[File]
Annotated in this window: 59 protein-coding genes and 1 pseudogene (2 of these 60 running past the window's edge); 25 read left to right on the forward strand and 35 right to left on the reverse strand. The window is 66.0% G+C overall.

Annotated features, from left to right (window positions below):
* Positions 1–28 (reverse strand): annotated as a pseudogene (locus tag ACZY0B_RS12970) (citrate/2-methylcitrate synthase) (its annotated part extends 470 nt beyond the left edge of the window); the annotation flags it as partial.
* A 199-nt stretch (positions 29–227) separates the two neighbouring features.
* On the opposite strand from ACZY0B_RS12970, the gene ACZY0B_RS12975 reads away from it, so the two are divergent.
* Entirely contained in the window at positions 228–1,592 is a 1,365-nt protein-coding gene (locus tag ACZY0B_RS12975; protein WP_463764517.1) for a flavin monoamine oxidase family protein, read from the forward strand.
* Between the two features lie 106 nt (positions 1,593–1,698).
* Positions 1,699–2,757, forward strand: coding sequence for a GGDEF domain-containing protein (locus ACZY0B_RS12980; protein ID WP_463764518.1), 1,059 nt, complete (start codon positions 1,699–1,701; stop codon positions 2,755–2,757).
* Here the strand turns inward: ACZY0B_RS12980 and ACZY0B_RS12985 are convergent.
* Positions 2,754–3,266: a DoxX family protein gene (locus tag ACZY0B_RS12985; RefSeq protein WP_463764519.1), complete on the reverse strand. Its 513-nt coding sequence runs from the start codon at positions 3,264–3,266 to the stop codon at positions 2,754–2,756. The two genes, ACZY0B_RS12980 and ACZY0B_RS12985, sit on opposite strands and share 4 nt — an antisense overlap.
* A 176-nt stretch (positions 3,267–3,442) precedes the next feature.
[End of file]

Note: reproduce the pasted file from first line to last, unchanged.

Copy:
Annotated in this window: 59 protein-coding genes and 1 pseudogene (2 of these 60 running past the window's edge); 25 read left to right on the forward strand and 35 right to left on the reverse strand. The window is 66.0% G+C overall.

Annotated features, from left to right (window positions below):
* Positions 1–28 (reverse strand): annotated as a pseudogene (locus tag ACZY0B_RS12970) (citrate/2-methylcitrate synthase) (its annotated part extends 470 nt beyond the left edge of the window); the annotation flags it as partial.
* A 199-nt stretch (positions 29–227) separates the two neighbouring features.
* On the opposite strand from ACZY0B_RS12970, the gene ACZY0B_RS12975 reads away from it, so the two are divergent.
* Entirely contained in the window at positions 228–1,592 is a 1,365-nt protein-coding gene (locus tag ACZY0B_RS12975; protein WP_463764517.1) for a flavin monoamine oxidase family protein, read from the forward strand.
* Between the two features lie 106 nt (positions 1,593–1,698).
* Positions 1,699–2,757, forward strand: coding sequence for a GGDEF domain-containing protein (locus ACZY0B_RS12980; protein ID WP_463764518.1), 1,059 nt, complete (start codon positions 1,699–1,701; stop codon positions 2,755–2,757).
* Here the strand turns inward: ACZY0B_RS12980 and ACZY0B_RS12985 are convergent.
* Positions 2,754–3,266: a DoxX family protein gene (locus tag ACZY0B_RS12985; RefSeq protein WP_463764519.1), complete on the reverse strand. Its 513-nt coding sequence runs from the start codon at positions 3,264–3,266 to the stop codon at positions 2,754–2,756. The two genes, ACZY0B_RS12980 and ACZY0B_RS12985, sit on opposite strands and share 4 nt — an antisense overlap.
* A 176-nt stretch (positions 3,267–3,442) precedes the next feature.